Yearly charts show key levels for 2012
Investors can gain a keen perspective on long-term trends by stepping back to the yearly time frame.
By Tom Aspray, MoneyShow.com
As we end 2011, most investors and analysts are looking ahead into 2012 in an effort to position their portfolios for the coming year. Though I mostly concentrate on the monthly, weekly, and daily charts, I have also found it helpful to examine quarterly and yearly time frames.
From the yearly charts, we can find some valuable information that can be used not only to gain perspective for the year ahead, but also to identify some key support and resistance levels for 2012.
Chart Analysis: The yearly chart of the Dow Jones Industrials, which I use to confirm my analysis of the SPDR Diamond Trust (DIA), shows that this will be the third consecutive higher yearly close.
- The yearly support is now at 10,404, so a break of this level in 2012 would be quite negative
- There is monthly resistance at 12,876. For DIA, support is at $103.84 with resistance at $128.63
- Though the volume has declined over the past three years, the on-balance volume (OBV) broke through resistance (line a) in 2009, which was a positive sign
The yearly chart of the Spyder Trust (SPY) does not look nearly as positive as the chart of the Dow.
- The yearly chart will form a doji this year, which indicates indecision during 2011
- Key yearly support is now at $107.43. A yearly close below this level in 2012 would be negative
- There is important yearly resistance at $137.18, which is a key level to watch for the coming year. There is even stronger resistance from the 2010 high at $146.99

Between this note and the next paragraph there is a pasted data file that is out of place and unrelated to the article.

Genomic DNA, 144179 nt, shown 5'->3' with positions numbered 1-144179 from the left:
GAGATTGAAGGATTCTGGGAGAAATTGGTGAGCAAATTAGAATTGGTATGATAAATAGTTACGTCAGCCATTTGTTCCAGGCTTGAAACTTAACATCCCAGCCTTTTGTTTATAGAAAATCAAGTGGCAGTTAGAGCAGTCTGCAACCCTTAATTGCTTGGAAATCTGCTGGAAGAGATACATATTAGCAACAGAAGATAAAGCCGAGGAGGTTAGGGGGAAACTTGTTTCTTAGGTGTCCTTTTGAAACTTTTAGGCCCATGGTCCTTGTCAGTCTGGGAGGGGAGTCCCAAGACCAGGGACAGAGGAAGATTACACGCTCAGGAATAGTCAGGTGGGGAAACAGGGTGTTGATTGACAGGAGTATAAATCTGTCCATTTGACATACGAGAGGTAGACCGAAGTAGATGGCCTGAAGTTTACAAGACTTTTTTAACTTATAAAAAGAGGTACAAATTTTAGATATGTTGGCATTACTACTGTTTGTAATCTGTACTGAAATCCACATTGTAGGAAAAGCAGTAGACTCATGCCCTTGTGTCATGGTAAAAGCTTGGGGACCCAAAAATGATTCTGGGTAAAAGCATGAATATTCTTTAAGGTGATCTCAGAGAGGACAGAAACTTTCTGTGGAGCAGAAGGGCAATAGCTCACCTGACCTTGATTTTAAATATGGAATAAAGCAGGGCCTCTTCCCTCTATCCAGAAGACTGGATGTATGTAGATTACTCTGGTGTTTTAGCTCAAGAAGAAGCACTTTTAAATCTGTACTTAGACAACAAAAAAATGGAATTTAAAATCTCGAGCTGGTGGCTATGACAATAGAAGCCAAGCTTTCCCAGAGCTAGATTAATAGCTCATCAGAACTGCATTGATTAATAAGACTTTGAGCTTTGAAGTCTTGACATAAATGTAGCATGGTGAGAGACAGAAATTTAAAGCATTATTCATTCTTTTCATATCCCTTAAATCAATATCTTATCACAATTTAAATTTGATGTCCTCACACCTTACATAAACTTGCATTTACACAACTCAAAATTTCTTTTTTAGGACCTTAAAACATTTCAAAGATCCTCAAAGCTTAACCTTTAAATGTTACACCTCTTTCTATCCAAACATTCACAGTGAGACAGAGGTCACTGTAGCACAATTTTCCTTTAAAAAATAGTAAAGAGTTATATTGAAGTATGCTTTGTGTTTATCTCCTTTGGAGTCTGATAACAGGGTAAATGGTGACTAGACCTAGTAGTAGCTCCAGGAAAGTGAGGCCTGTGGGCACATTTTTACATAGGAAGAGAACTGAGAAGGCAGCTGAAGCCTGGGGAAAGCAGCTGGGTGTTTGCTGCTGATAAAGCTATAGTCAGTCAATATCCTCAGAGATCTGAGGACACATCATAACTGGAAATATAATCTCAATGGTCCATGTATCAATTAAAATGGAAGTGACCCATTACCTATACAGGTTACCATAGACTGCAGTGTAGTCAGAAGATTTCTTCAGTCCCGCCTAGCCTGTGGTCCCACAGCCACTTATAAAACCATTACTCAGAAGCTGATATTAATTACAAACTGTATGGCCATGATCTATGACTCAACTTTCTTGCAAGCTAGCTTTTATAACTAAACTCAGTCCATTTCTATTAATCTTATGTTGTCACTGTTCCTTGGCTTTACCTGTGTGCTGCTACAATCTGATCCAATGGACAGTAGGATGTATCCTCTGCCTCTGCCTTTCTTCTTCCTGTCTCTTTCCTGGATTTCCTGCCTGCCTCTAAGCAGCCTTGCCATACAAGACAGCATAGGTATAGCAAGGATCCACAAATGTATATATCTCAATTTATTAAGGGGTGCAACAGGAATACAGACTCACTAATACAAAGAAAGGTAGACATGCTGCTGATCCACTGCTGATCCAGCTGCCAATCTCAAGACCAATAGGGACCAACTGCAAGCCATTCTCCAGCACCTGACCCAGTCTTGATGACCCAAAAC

- Yearly OBV looks strong and will make new highs. The OBV on the E-mini S&P futures did not make a new high this year
- The long-term chart seasonal analysis of the stock market shows that stocks typically bottom in November and top in May
- The yearly chart shows the 1980 high and emphasizes the wide range in 2011 with a high of $1923.75 and a low of $1307.70
- There is also yearly support at the opening level of $1422
- Major 38.2% Fibonacci retracement support lies at $1285
- For GLD, the yearly high was $185.85 and the low was $127.80
- Volume for the year made a new high in 2011, as did the OBV
- OBV moved above its weighted moving average (WMA) in 2004
- Seasonal analysis going back 20 years shows that gold typically tops in February
The crude oil market has had a nice correlation with the stock market in 2011, and I believe oil will still be a key market to watch in 2012. Crude oil, basis the continuous contract, has closed higher for the past three years.
- There is yearly resistance for 2012 at $114.83
- The opening level for 2011 at $91.31 is the first level of support. Yearly lows are at $74.95.
- Volume in 2011 was just slightly less than in 2010, but the OBV looks strong and made new highs this year
- Monthly OBV (not shown) confirmed the May highs and is now very close to the May 2011 highs
- The long-term seasonal analysis for crude shows that it typically bottoms in February and tops in July
What It Means: The yearly analysis of the stock market is still positive, while the weekly analysis needs a strong close above the November highs to keep the intermediate-term trend positive.
The decline in gold from the September highs has dampened the bullish sentiment, and as I mentioned earlier this week, I think gold is close to bottoming.
Currently, crude oil looks strong and is likely to move higher in the early part of 2012.
How to Profit: Traders and investors should note the yearly support and resistance levels for these four key markets and watch them closely as next year progresses.
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All hail the bull market, which ended the week with a big rally. But it also is starting to look a little like 1987, which suffered an epic blow-out.
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